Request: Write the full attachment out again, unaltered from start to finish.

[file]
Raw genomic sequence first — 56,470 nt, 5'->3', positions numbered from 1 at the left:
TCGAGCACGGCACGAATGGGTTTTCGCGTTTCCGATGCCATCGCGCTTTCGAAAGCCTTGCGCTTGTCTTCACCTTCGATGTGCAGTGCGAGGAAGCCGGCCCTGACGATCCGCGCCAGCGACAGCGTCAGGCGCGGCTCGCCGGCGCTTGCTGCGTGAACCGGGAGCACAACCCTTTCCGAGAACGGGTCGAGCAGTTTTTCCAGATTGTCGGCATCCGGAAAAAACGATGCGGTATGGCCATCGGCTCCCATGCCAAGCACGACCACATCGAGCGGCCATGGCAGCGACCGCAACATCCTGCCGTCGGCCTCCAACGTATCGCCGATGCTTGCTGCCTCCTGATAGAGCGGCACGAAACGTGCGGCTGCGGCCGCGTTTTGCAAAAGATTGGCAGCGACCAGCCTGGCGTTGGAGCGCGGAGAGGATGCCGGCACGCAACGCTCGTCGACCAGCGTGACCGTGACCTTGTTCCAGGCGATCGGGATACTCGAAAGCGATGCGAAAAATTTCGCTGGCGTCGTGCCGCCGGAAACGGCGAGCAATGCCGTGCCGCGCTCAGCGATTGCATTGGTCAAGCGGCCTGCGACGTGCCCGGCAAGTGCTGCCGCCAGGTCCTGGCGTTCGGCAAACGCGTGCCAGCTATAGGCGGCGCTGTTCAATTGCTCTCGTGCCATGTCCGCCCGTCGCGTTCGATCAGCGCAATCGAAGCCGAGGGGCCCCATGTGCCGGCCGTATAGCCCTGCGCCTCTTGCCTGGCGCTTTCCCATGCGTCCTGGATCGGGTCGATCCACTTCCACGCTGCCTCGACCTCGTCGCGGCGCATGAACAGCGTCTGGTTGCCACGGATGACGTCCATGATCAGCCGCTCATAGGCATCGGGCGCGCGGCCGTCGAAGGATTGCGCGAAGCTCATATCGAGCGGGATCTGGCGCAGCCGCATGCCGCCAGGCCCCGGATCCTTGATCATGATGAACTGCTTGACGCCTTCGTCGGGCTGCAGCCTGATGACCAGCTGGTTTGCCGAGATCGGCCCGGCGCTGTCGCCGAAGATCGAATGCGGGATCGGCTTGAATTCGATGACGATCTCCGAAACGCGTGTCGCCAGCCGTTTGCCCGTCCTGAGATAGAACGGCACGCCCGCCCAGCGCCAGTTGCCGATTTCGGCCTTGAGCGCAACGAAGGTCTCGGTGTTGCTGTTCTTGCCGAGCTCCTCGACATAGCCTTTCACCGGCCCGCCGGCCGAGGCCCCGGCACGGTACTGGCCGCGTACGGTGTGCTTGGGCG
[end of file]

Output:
Raw genomic sequence first — 56,470 nt, 5'->3', positions numbered from 1 at the left:
TCGAGCACGGCACGAATGGGTTTTCGCGTTTCCGATGCCATCGCGCTTTCGAAAGCCTTGCGCTTGTCTTCACCTTCGATGTGCAGTGCGAGGAAGCCGGCCCTGACGATCCGCGCCAGCGACAGCGTCAGGCGCGGCTCGCCGGCGCTTGCTGCGTGAACCGGGAGCACAACCCTTTCCGAGAACGGGTCGAGCAGTTTTTCCAGATTGTCGGCATCCGGAAAAAACGATGCGGTATGGCCATCGGCTCCCATGCCAAGCACGACCACATCGAGCGGCCATGGCAGCGACCGCAACATCCTGCCGTCGGCCTCCAACGTATCGCCGATGCTTGCTGCCTCCTGATAGAGCGGCACGAAACGTGCGGCTGCGGCCGCGTTTTGCAAAAGATTGGCAGCGACCAGCCTGGCGTTGGAGCGCGGAGAGGATGCCGGCACGCAACGCTCGTCGACCAGCGTGACCGTGACCTTGTTCCAGGCGATCGGGATACTCGAAAGCGATGCGAAAAATTTCGCTGGCGTCGTGCCGCCGGAAACGGCGAGCAATGCCGTGCCGCGCTCAGCGATTGCATTGGTCAAGCGGCCTGCGACGTGCCCGGCAAGTGCTGCCGCCAGGTCCTGGCGTTCGGCAAACGCGTGCCAGCTATAGGCGGCGCTGTTCAATTGCTCTCGTGCCATGTCCGCCCGTCGCGTTCGATCAGCGCAATCGAAGCCGAGGGGCCCCATGTGCCGGCCGTATAGCCCTGCGCCTCTTGCCTGGCGCTTTCCCATGCGTCCTGGATCGGGTCGATCCACTTCCACGCTGCCTCGACCTCGTCGCGGCGCATGAACAGCGTCTGGTTGCCACGGATGACGTCCATGATCAGCCGCTCATAGGCATCGGGCGCGCGGCCGTCGAAGGATTGCGCGAAGCTCATATCGAGCGGGATCTGGCGCAGCCGCATGCCGCCAGGCCCCGGATCCTTGATCATGATGAACTGCTTGACGCCTTCGTCGGGCTGCAGCCTGATGACCAGCTGGTTTGCCGAGATCGGCCCGGCGCTGTCGCCGAAGATCGAATGCGGGATCGGCTTGAATTCGATGACGATCTCCGAAACGCGTGTCGCCAGCCGTTTGCCCGTCCTGAGATAGAACGGCACGCCCGCCCAGCGCCAGTTGCCGATTTCGGCCTTGAGCGCAACGAAGGTCTCGGTGTTGCTGTTCTTGCCGAGCTCCTCGACATAGCCTTTCACCGGCCCGCCGGCCGAGGCCCCGGCACGGTACTGGCCGCGTACGGTGTGCTTGGGCG